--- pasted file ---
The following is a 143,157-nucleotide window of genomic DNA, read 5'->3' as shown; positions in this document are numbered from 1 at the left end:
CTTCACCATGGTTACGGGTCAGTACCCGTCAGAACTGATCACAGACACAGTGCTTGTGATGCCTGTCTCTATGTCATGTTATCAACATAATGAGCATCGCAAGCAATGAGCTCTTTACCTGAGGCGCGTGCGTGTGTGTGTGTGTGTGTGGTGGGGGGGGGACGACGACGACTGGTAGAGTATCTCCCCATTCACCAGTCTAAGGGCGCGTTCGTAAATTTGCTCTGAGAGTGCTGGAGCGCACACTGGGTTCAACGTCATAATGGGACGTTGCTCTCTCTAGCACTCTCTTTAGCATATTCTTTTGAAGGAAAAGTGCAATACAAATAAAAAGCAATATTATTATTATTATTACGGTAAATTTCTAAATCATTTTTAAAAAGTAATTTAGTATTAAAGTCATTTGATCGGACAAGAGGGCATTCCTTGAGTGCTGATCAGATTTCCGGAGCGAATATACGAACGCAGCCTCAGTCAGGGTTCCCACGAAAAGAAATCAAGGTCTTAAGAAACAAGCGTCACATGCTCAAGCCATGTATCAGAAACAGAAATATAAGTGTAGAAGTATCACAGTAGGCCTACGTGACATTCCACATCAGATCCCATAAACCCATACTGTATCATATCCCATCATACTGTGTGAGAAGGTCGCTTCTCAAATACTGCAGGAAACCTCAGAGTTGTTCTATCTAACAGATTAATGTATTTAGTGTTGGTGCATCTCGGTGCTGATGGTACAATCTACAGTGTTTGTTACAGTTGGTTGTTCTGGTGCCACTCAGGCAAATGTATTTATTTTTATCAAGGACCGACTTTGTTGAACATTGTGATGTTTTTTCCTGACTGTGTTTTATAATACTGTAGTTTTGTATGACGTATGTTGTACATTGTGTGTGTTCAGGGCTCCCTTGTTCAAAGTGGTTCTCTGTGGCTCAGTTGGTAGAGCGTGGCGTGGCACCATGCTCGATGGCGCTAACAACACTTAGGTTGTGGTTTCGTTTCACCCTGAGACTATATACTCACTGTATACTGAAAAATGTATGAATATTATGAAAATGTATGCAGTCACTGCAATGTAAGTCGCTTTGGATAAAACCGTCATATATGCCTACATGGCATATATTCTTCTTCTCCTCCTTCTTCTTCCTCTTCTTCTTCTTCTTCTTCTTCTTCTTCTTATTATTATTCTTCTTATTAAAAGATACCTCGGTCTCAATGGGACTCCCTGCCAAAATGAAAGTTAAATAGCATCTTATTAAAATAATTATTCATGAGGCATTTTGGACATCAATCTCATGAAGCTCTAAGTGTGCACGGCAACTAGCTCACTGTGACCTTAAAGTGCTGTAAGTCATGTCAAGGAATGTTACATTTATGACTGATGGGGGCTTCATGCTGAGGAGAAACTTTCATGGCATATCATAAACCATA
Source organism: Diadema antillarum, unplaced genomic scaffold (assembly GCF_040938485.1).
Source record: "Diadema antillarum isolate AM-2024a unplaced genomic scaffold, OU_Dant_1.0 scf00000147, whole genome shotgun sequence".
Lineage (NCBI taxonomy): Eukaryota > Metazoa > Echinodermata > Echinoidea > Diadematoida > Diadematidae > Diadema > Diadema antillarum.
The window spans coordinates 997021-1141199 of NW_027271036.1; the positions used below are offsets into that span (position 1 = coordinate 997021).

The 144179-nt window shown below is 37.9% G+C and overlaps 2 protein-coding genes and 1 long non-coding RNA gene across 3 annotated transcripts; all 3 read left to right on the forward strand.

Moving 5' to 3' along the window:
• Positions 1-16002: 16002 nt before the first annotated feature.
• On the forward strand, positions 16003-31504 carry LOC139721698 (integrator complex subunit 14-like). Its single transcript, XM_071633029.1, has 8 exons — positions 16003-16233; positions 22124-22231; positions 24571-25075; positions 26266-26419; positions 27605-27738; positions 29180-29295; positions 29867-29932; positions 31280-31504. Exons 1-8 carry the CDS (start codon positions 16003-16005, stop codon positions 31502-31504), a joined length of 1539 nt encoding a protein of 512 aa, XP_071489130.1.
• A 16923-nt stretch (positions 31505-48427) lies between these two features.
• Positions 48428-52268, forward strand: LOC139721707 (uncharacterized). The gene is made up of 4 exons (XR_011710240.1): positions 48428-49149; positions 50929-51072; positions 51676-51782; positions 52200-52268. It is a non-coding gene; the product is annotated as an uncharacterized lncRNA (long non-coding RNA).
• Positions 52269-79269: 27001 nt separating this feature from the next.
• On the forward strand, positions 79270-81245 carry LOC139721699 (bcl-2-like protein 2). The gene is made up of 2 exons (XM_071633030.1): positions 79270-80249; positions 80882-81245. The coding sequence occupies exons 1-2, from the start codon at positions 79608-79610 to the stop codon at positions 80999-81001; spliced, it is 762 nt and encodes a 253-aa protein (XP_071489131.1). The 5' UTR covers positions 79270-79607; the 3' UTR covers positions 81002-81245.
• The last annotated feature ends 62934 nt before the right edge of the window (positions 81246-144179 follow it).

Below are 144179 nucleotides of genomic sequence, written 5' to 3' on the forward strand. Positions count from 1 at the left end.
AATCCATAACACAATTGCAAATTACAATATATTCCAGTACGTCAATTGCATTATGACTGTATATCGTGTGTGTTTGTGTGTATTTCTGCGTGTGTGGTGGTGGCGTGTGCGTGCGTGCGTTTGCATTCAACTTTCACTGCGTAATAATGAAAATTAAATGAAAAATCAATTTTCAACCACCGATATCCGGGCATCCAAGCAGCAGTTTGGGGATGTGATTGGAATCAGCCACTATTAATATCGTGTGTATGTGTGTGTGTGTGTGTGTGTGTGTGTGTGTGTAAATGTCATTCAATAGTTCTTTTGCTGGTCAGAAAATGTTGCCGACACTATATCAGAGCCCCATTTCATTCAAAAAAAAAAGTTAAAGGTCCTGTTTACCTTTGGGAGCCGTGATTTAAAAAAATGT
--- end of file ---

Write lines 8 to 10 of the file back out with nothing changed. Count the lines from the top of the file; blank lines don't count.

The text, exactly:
Moving 5' to 3' along the window:
• Positions 1-16002: 16002 nt before the first annotated feature.
• On the forward strand, positions 16003-31504 carry LOC139721698 (integrator complex subunit 14-like). Its single transcript, XM_071633029.1, has 8 exons — positions 16003-16233; positions 22124-22231; positions 24571-25075; positions 26266-26419; positions 27605-27738; positions 29180-29295; positions 29867-29932; positions 31280-31504. Exons 1-8 carry the CDS (start codon positions 16003-16005, stop codon positions 31502-31504), a joined length of 1539 nt encoding a protein of 512 aa, XP_071489130.1.